The cobwebs of other spiders, called gossamer, are frequently seen floating in the air in a sunny day, and are sometimes so abundant as to fall in showers. Each of these may be compared to a balloon, trans
See Mr. Wood's Illustrations of the Linnæan Genera of Insects, vol. ii, p. 134; Time's Telescope for 1820, Introduction, p. lii, and the previous volumes.
porting the little aeronaut that formed it, by means of its specific lightness. This species of spider, attaching its first formed thread to the leaf or branch of a tree, by dropping to a certain distance, lengthens it; then running up the thread, and dropping again, draws out another, and so on, till a sufficient quantity of this silk is formed to buoy up the spider in the air. He then separates the whole from the leaf, and, running down to his seat at the bottom, trusts himself and his balloon to the mercy of the wind. It is thus that these animals are transported from tree to tree, and from wood to wood, in search of food. The cobwebs that are spread over the surface of the grass, and that offer so beautiful an object to the eye early in a summer's morning, through the brilliancy of the dew-drops formed and suspended on their silken threads, and the reflection of the sun's rays from each of these crystal gems, are the work of another species of spiders.
All lice live by suction; some on the blood of man, others on that of quadrupeds and birds. The microscope shows the instrument by which this purpose is effected. It is a proboscis, generally concealed in its sheath, very sharp, and provided, towards one end, with some reversed prickles. These insects are oviparous, and multiply amazingly. The young soon issue from the eggs (or nits as they are called), and, after having changed the skin two or three times, are ready to produce in their turn. Experience has shown that, in six days, a louse will produce fifty eggs. The young leave the shell about the same period of time, and in about eighteen days more are in a state for reproduction. From these observations, and the calculations arising from them, it appears that two females may have 18,000 little ones in the space of two months.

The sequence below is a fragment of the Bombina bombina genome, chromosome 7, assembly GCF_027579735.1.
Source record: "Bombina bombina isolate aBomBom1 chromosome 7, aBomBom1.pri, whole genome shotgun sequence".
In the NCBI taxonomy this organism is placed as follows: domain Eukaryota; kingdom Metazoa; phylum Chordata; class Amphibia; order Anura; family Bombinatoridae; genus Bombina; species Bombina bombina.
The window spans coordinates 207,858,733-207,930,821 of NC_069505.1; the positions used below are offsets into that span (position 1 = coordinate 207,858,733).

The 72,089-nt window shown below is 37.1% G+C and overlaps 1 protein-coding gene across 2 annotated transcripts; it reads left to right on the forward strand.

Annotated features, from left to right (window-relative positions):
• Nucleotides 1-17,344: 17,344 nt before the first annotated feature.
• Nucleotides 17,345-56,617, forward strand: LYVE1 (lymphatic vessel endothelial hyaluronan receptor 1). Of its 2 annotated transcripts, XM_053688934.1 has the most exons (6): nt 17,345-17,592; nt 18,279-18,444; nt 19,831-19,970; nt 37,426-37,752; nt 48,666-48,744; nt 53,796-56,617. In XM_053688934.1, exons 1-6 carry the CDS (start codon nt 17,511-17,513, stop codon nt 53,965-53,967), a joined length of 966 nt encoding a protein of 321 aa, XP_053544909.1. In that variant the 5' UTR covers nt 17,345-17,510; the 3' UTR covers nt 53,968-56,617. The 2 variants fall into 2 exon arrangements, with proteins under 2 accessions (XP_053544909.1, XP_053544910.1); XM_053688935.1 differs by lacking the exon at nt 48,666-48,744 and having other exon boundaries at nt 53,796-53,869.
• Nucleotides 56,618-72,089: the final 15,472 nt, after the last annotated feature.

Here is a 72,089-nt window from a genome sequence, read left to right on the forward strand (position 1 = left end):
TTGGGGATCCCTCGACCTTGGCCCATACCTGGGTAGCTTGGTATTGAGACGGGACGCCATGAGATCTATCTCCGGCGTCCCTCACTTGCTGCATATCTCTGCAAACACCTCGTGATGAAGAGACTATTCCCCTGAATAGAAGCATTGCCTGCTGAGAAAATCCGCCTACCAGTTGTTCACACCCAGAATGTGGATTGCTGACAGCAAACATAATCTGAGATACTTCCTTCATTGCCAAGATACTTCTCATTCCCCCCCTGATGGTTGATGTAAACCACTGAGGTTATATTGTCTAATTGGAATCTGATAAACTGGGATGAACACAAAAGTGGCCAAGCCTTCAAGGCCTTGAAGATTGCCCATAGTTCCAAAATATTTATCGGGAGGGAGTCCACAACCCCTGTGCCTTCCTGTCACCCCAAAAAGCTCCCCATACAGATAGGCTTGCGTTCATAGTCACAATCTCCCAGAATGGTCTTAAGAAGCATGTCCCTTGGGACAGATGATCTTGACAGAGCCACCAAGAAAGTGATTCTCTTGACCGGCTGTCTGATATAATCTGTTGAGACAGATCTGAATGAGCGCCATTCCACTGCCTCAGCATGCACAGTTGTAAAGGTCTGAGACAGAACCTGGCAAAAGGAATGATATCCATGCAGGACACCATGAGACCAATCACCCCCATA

Hottentots and monkeys seem to delight in the filthy custom of eating these insects, and there is reason to believe that the same nauseous inclination
prevails among the lower class of the Russians. Most of the quadrupeds and birds seem to have their peculiar species of this disgusting genus, and even fish and insects are not totally exempt from them.
The flea (pulex) has more strength and agility in proportion to its size than any other animal. “A flea, by a dexterous contrivance, has been fastened to a small cannon, which it has dragged along without difficulty; and it is not uncommon to find it exhibited at country fairs, either drawing a chain fixed to its scaly body, at least thirty times heavier than itself, or springing along with a little ivory chariot behind it.See Time's TELESCOPE for 1820, Introduction, p. lị.
The cheese-mitę (acarus siro), which belongs to the tribe of ticks, appears to the naked eye little more than a moving particle of dust; but, on the application of the microscope, is found to be a perfect insect, performing all its regular functions. The minute scarlet insect, so troublesome to haymakers and reapers, called commonly harvest bug, is of the same family, and is not very unlike a spider, It burrows into the skin, and raises a considerable tumour, which itches much, and is often painful, See p. 247.
Having described the principal British species of the genus cancer in our previous volumes, we shall merely observe, that their shells afford a material constituent in the formation of chalk-beds and beds of marl, which are formed at the bottom of the sea. We frequently meet with specimens of entire shells in chalk-pits, which are now inland; and there is little doubt that, in a comminuted state, they form a principal ingredient in most calcareous earth.
The genus monoculus presents a singular species, in the water-flea (m. pulex), which is familiar even to the unscientific observer. When submitted to the microscope, the body of this flea appears to be inclosed in a bivalve sheath, from the opening of which